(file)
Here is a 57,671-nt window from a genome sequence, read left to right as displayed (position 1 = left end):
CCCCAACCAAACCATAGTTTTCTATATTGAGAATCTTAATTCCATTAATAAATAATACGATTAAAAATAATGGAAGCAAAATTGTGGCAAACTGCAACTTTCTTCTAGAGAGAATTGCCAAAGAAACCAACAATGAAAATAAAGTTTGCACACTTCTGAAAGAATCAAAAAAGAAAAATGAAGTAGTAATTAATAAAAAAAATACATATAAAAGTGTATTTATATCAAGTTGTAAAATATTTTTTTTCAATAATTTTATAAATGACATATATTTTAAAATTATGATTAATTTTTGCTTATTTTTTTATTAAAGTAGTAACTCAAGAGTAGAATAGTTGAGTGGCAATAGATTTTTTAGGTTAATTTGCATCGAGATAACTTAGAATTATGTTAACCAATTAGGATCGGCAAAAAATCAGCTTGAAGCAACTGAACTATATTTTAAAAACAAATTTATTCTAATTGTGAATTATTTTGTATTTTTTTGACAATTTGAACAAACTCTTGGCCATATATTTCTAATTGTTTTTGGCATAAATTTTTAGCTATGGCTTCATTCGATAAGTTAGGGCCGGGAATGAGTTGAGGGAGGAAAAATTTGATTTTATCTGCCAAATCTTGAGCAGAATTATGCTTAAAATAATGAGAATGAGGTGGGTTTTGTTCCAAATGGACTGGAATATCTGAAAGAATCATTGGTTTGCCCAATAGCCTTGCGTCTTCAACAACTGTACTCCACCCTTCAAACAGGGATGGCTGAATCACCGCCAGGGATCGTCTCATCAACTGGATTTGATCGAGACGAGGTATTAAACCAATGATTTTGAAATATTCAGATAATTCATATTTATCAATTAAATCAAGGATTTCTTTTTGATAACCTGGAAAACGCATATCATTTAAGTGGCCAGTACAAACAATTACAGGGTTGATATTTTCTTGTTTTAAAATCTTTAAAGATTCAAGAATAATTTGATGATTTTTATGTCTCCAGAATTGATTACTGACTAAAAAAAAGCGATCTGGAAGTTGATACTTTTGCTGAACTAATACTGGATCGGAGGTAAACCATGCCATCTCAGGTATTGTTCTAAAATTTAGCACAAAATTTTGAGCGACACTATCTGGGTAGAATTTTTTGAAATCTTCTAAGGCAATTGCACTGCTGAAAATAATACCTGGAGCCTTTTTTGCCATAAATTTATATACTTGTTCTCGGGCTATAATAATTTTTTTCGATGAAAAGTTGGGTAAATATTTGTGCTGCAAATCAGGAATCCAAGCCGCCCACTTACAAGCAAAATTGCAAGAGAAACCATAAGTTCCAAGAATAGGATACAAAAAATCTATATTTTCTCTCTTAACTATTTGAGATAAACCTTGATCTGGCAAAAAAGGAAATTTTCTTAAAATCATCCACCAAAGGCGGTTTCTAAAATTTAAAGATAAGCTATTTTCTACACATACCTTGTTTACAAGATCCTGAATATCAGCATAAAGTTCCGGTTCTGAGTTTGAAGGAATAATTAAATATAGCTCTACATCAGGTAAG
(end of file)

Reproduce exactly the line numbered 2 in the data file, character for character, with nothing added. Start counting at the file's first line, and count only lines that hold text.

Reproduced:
CCCCAACCAAACCATAGTTTTCTATATTGAGAATCTTAATTCCATTAATAAATAATACGATTAAAAATAATGGAAGCAAAATTGTGGCAAACTGCAACTTTCTTCTAGAGAGAATTGCCAAAGAAACCAACAATGAAAATAAAGTTTGCACACTTCTGAAAGAATCAAAAAAGAAAAATGAAGTAGTAATTAATAAAAAAAATACATATAAAAGTGTATTTATATCAAGTTGTAAAATATTTTTTTTCAATAATTTTATAAATGACATATATTTTAAAATTATGATTAATTTTTGCTTATTTTTTTATTAAAGTAGTAACTCAAGAGTAGAATAGTTGAGTGGCAATAGATTTTTTAGGTTAATTTGCATCGAGATAACTTAGAATTATGTTAACCAATTAGGATCGGCAAAAAATCAGCTTGAAGCAACTGAACTATATTTTAAAAACAAATTTATTCTAATTGTGAATTATTTTGTATTTTTTTGACAATTTGAACAAACTCTTGGCCATATATTTCTAATTGTTTTTGGCATAAATTTTTAGCTATGGCTTCATTCGATAAGTTAGGGCCGGGAATGAGTTGAGGGAGGAAAAATTTGATTTTATCTGCCAAATCTTGAGCAGAATTATGCTTAAAATAATGAGAATGAGGTGGGTTTTGTTCCAAATGGACTGGAATATCTGAAAGAATCATTGGTTTGCCCAATAGCCTTGCGTCTTCAACAACTGTACTCCACCCTTCAAACAGGGATGGCTGAATCACCGCCAGGGATCGTCTCATCAACTGGATTTGATCGAGACGAGGTATTAAACCAATGATTTTGAAATATTCAGATAATTCATATTTATCAATTAAATCAAGGATTTCTTTTTGATAACCTGGAAAACGCATATCATTTAAGTGGCCAGTACAAACAATTACAGGGTTGATATTTTCTTGTTTTAAAATCTTTAAAGATTCAAGAATAATTTGATGATTTTTATGTCTCCAGAATTGATTACTGACTAAAAAAAAGCGATCTGGAAGTTGATACTTTTGCTGAACTAATACTGGATCGGAGGTAAACCATGCCATCTCAGGTATTGTTCTAAAATTTAGCACAAAATTTTGAGCGACACTATCTGGGTAGAATTTTTTGAAATCTTCTAAGGCAATTGCACTGCTGAAAATAATACCTGGAGCCTTTTTTGCCATAAATTTATATACTTGTTCTCGGGCTATAATAATTTTTTTCGATGAAAAGTTGGGTAAATATTTGTGCTGCAAATCAGGAATCCAAGCCGCCCACTTACAAGCAAAATTGCAAGAGAAACCATAAGTTCCAAGAATAGGATACAAAAAATCTATATTTTCTCTCTTAACTATTTGAGATAAACCTTGATCTGGCAAAAAAGGAAATTTTCTTAAAATCATCCACCAAAGGCGGTTTCTAAAATTTAAAGATAAGCTATTTTCTACACATACCTTGTTTACAAGATCCTGAATATCAGCATAAAGTTCCGGTTCTGAGTTTGAAGGAATAATTAAATATAGCTCTACATCAGGTAAG